Purchase decisions for most buyers require tough choices because they don’t have unlimited budgets. When your targeted buyers have to decide between a fourth bedroom and a three-car garage, which one wins? You’d better know, especially when you have to decide what to include in the base price and what to option. It takes sophisticated consumer research to find such answers. The bad news is, your competitors are probably getting such answers right now.
The best builders do research that tells them not only what people want but what they are willing to pay for it. They know who wants that fourth bedroom and who doesn’t want to see that cost in their price but will pay even more for a home theater. They are using this kind of research to buy land and tailor product to tightly targeted market niches.
Meanwhile, most builders are still basing decisions on design, features and inclusions on what they see when they shop competitors’ model homes. By trying to one-up the competition, they end up with overspecified houses with features, materials, maybe even whole rooms that targeted buyers don’t want ... or don’t want enough to pay the cost and markup.
"The problem with most builders is that direct construction costs are too high in relation to sales price," says Denver-based management consultant Chuck Shinn of the Lee Evans Group. "We see them as high as 59% to 65% of price. A lot of what many builders put in a house as standard is valued properly by only 20% of buyers. For 80% of the market, you have to give that feature away or you lose the sale.
"Niches are getting tighter and product offerings broader. What works for one market segment will not be valued by another. Vanilla product appeals to no one. Tom Bradbury’s company in Atlanta (Colony Homes) tailors product solely to single women. They know what single women value and the pricing dynamics that work for them. They know where projects need to be and what they can pay for land. To compete with builders like that, you need accurate research data, not gut instinct."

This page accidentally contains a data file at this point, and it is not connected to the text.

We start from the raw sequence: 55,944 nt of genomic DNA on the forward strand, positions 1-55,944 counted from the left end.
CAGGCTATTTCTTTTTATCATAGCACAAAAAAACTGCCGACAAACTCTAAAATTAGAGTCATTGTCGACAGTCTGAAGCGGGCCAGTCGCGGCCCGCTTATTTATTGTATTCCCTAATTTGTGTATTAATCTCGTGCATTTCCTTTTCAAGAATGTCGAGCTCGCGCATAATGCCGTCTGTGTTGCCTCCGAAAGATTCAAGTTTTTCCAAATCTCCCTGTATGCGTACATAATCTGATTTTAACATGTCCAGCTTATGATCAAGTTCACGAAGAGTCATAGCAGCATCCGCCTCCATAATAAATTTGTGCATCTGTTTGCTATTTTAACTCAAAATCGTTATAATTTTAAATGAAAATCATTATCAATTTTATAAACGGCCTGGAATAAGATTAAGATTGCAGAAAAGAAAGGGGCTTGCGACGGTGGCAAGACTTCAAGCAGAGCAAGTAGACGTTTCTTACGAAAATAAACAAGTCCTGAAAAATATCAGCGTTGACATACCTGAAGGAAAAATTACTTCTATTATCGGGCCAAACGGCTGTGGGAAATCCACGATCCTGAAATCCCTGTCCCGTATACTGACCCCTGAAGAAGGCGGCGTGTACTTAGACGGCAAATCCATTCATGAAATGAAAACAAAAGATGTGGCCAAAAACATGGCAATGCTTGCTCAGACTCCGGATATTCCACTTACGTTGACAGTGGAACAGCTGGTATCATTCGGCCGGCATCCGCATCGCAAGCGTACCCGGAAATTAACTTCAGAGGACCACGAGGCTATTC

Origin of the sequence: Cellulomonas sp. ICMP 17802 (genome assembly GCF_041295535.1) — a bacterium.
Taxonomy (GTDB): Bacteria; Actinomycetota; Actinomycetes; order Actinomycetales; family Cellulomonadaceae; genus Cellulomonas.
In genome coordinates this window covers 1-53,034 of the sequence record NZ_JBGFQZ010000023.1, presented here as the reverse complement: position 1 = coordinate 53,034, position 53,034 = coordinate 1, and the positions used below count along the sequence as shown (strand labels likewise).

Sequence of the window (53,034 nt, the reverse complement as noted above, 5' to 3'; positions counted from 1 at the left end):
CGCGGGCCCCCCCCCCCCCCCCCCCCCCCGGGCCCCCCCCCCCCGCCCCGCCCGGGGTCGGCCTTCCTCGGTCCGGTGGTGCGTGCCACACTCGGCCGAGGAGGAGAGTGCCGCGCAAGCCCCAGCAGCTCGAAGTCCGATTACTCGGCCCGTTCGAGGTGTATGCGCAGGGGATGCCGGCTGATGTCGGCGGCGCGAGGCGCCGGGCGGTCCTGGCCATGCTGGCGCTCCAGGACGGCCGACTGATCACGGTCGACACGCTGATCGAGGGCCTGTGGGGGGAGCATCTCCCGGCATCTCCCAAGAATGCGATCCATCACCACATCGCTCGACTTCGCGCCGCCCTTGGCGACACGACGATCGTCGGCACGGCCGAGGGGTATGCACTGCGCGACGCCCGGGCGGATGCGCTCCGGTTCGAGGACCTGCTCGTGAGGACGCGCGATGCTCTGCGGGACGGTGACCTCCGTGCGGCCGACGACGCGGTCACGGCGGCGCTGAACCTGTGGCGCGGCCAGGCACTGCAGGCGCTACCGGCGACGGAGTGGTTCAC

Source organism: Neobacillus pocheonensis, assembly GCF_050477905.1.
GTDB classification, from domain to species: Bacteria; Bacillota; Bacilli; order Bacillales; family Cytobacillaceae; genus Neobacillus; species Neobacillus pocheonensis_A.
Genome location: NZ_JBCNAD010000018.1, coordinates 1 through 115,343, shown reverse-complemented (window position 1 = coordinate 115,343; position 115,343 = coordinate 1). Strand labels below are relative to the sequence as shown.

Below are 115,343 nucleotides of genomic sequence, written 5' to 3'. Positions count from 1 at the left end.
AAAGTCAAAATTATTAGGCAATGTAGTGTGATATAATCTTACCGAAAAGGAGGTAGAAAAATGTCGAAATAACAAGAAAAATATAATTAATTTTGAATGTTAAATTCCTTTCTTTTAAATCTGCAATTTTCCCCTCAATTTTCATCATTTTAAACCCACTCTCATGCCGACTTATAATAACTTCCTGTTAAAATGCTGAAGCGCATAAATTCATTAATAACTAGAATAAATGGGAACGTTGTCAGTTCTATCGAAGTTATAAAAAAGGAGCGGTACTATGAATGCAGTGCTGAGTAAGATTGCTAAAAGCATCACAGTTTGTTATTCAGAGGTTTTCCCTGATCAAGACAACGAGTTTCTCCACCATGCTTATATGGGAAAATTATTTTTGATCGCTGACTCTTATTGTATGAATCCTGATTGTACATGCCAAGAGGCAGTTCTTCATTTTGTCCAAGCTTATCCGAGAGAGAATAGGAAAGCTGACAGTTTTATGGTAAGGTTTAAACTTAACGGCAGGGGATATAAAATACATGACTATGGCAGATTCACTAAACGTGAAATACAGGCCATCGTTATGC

What research do you need, and where do you get it?
Well, for my money, I’d want sophisticated sampling, not focus groups. Focus-group research works for fine-tuning product, but not for strategic decisions such as the ones mentioned above. Do surveys. Or exit polling outside model homes. This data is very valuable; don’t be afraid to pay for it.
"We buy a list and survey all the people in the Denver market who buy homes in the fourth quarter, new or used," says Pat Hamill of Oakwood Homes. "We use it as a guide to niche-market profiling, product development and pricing.
"What’s selling? What square footages at what prices? What bedroom counts? What product and feature choices do they make? We send out a survey form that is three pages, 46 questions. We include a postage-paid return envelope and a $1 bill. Last year, we got 2,600 returns out of 8,000 sent out. And 700 people sent back the dollar without filling out the questionnaire. They didn’t want to answer the questions, but also didn’t want the guilt trip we laid on them," Hamill says with a laugh.
He has been doing it for three years and swears the data is golden. "Before, we were like most builders, running around looking at everybody else’s product. Why is anyone surprised when the product winds up way off base?"
Here’s an example of just how far off base it can get:
"We were working with a client in Florida," Shinn says, "taking stuff out of houses and offering it as options at cost, just to see how it would sell. The builder thought a fireplace was essential to the sale. We sold 400 houses that year, and no one took a fireplace, not even at cost."
Shinn likes using college students to do exit polling. "We used kids from the University of Denver once, and it was amazing how much more information they got as opposed to what we got using salespeople."
It doesn’t have to cost a fortune to get good research. But you have to find a way to get that data. And you have to keep current on it. It’s critical to success in this era, when change happens at the speed of light.
"Selling by hunch is a thing of the past," Texas sales trainer Beverly Koehn says. "With all the consolidation going on in the industry, builders everywhere are now being confronted with competitors who know how to do this kind of research. If your competitor has that data, you’d better get it, or you’re in trouble."